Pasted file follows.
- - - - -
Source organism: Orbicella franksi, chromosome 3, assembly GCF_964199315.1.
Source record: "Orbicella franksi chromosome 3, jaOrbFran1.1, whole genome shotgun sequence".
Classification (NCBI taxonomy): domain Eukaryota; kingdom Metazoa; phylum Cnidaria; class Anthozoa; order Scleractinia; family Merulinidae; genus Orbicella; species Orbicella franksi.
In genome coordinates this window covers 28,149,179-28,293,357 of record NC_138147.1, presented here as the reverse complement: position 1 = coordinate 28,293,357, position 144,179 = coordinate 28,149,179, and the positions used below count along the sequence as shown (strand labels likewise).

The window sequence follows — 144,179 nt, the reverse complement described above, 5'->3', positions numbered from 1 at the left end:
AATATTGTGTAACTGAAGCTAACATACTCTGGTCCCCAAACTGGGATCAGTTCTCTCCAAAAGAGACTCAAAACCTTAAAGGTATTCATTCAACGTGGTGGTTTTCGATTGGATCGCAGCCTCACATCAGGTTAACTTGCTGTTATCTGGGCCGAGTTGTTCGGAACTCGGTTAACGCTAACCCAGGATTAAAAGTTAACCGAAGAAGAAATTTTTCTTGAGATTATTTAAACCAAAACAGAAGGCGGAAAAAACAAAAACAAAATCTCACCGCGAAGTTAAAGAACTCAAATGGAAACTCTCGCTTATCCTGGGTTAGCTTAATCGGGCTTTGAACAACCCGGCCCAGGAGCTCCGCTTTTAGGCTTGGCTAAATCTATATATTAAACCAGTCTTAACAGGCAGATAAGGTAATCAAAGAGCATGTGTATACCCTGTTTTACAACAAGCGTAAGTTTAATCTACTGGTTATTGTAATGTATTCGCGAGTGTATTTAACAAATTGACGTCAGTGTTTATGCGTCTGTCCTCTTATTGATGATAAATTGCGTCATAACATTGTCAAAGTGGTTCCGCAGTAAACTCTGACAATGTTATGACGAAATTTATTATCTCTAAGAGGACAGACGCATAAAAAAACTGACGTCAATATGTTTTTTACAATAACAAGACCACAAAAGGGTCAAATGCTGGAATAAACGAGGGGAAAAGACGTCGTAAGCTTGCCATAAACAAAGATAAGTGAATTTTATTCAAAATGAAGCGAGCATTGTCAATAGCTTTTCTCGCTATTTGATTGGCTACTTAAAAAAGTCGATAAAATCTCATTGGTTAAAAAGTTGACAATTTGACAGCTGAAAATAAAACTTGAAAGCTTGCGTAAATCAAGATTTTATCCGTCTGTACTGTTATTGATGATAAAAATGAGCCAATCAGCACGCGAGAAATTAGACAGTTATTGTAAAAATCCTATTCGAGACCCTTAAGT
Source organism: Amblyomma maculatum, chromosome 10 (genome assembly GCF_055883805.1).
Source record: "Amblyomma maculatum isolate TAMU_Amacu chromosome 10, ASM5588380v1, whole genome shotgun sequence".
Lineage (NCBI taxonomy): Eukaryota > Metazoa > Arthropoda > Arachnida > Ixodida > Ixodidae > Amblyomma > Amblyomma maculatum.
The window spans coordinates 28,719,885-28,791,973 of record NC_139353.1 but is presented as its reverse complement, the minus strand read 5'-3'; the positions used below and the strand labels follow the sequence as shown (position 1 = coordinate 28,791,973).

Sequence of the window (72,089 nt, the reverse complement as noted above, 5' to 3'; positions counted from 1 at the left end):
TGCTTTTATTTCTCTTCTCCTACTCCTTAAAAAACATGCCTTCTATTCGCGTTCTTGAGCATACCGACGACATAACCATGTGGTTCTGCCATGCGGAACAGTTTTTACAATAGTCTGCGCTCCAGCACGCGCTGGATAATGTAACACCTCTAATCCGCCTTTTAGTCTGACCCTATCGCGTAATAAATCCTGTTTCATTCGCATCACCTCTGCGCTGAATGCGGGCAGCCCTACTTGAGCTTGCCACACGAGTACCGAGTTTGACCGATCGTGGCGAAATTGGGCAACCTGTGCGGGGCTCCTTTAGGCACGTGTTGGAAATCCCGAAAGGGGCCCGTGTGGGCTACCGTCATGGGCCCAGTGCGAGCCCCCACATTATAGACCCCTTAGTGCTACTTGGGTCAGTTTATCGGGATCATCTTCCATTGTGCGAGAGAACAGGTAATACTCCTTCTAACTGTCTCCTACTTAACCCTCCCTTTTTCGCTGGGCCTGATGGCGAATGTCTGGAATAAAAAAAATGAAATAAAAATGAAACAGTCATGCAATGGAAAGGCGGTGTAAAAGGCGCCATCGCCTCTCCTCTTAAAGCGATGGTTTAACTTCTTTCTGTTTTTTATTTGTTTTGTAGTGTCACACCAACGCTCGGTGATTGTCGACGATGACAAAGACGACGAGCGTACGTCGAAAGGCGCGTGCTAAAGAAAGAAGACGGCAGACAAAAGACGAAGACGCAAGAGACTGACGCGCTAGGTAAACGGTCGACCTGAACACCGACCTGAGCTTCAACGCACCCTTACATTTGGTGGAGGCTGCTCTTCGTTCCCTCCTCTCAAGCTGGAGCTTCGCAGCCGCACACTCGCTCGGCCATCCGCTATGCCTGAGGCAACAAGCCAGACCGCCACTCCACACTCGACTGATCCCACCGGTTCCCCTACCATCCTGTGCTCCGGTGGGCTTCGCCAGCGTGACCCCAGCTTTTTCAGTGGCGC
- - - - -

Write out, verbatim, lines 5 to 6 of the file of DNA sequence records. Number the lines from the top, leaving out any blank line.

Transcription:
The window sequence follows — 144,179 nt, the reverse complement described above, 5'->3', positions numbered from 1 at the left end:
AATATTGTGTAACTGAAGCTAACATACTCTGGTCCCCAAACTGGGATCAGTTCTCTCCAAAAGAGACTCAAAACCTTAAAGGTATTCATTCAACGTGGTGGTTTTCGATTGGATCGCAGCCTCACATCAGGTTAACTTGCTGTTATCTGGGCCGAGTTGTTCGGAACTCGGTTAACGCTAACCCAGGATTAAAAGTTAACCGAAGAAGAAATTTTTCTTGAGATTATTTAAACCAAAACAGAAGGCGGAAAAAACAAAAACAAAATCTCACCGCGAAGTTAAAGAACTCAAATGGAAACTCTCGCTTATCCTGGGTTAGCTTAATCGGGCTTTGAACAACCCGGCCCAGGAGCTCCGCTTTTAGGCTTGGCTAAATCTATATATTAAACCAGTCTTAACAGGCAGATAAGGTAATCAAAGAGCATGTGTATACCCTGTTTTACAACAAGCGTAAGTTTAATCTACTGGTTATTGTAATGTATTCGCGAGTGTATTTAACAAATTGACGTCAGTGTTTATGCGTCTGTCCTCTTATTGATGATAAATTGCGTCATAACATTGTCAAAGTGGTTCCGCAGTAAACTCTGACAATGTTATGACGAAATTTATTATCTCTAAGAGGACAGACGCATAAAAAAACTGACGTCAATATGTTTTTTACAATAACAAGACCACAAAAGGGTCAAATGCTGGAATAAACGAGGGGAAAAGACGTCGTAAGCTTGCCATAAACAAAGATAAGTGAATTTTATTCAAAATGAAGCGAGCATTGTCAATAGCTTTTCTCGCTATTTGATTGGCTACTTAAAAAAGTCGATAAAATCTCATTGGTTAAAAAGTTGACAATTTGACAGCTGAAAATAAAACTTGAAAGCTTGCGTAAATCAAGATTTTATCCGTCTGTACTGTTATTGATGATAAAAATGAGCCAATCAGCACGCGAGAAATTAGACAGTTATTGTAAAAATCCTATTCGAGACCCTTAAGT